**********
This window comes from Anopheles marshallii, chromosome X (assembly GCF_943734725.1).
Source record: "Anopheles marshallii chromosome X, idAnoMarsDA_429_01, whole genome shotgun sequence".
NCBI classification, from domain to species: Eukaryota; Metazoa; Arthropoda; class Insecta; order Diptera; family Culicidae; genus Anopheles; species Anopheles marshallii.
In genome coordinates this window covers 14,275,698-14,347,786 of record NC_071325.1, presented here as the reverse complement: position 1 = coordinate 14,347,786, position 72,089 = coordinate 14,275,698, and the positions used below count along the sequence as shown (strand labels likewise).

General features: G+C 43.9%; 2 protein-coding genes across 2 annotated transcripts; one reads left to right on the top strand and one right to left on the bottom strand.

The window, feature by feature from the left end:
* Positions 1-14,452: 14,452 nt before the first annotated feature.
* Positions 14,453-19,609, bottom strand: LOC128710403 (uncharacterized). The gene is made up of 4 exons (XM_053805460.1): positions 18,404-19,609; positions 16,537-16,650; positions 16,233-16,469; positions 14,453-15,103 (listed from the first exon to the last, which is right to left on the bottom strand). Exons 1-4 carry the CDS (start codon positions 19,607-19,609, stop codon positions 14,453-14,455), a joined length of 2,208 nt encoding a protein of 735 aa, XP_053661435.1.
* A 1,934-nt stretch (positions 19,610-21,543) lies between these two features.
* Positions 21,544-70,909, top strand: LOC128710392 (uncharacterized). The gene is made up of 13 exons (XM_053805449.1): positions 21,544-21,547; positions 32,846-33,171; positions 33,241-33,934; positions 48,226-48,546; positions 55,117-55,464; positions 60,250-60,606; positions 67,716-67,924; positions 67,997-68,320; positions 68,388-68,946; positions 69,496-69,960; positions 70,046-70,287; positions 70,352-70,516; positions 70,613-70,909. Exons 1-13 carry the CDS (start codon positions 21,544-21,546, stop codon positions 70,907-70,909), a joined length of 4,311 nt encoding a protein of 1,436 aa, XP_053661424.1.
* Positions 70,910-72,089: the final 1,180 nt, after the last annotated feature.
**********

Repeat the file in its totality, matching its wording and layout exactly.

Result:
This window comes from Anopheles marshallii, chromosome X (assembly GCF_943734725.1).
Source record: "Anopheles marshallii chromosome X, idAnoMarsDA_429_01, whole genome shotgun sequence".
NCBI classification, from domain to species: Eukaryota; Metazoa; Arthropoda; class Insecta; order Diptera; family Culicidae; genus Anopheles; species Anopheles marshallii.
In genome coordinates this window covers 14,275,698-14,347,786 of record NC_071325.1, presented here as the reverse complement: position 1 = coordinate 14,347,786, position 72,089 = coordinate 14,275,698, and the positions used below count along the sequence as shown (strand labels likewise).

General features: G+C 43.9%; 2 protein-coding genes across 2 annotated transcripts; one reads left to right on the top strand and one right to left on the bottom strand.

The window, feature by feature from the left end:
* Positions 1-14,452: 14,452 nt before the first annotated feature.
* Positions 14,453-19,609, bottom strand: LOC128710403 (uncharacterized). The gene is made up of 4 exons (XM_053805460.1): positions 18,404-19,609; positions 16,537-16,650; positions 16,233-16,469; positions 14,453-15,103 (listed from the first exon to the last, which is right to left on the bottom strand). Exons 1-4 carry the CDS (start codon positions 19,607-19,609, stop codon positions 14,453-14,455), a joined length of 2,208 nt encoding a protein of 735 aa, XP_053661435.1.
* A 1,934-nt stretch (positions 19,610-21,543) lies between these two features.
* Positions 21,544-70,909, top strand: LOC128710392 (uncharacterized). The gene is made up of 13 exons (XM_053805449.1): positions 21,544-21,547; positions 32,846-33,171; positions 33,241-33,934; positions 48,226-48,546; positions 55,117-55,464; positions 60,250-60,606; positions 67,716-67,924; positions 67,997-68,320; positions 68,388-68,946; positions 69,496-69,960; positions 70,046-70,287; positions 70,352-70,516; positions 70,613-70,909. Exons 1-13 carry the CDS (start codon positions 21,544-21,546, stop codon positions 70,907-70,909), a joined length of 4,311 nt encoding a protein of 1,436 aa, XP_053661424.1.
* Positions 70,910-72,089: the final 1,180 nt, after the last annotated feature.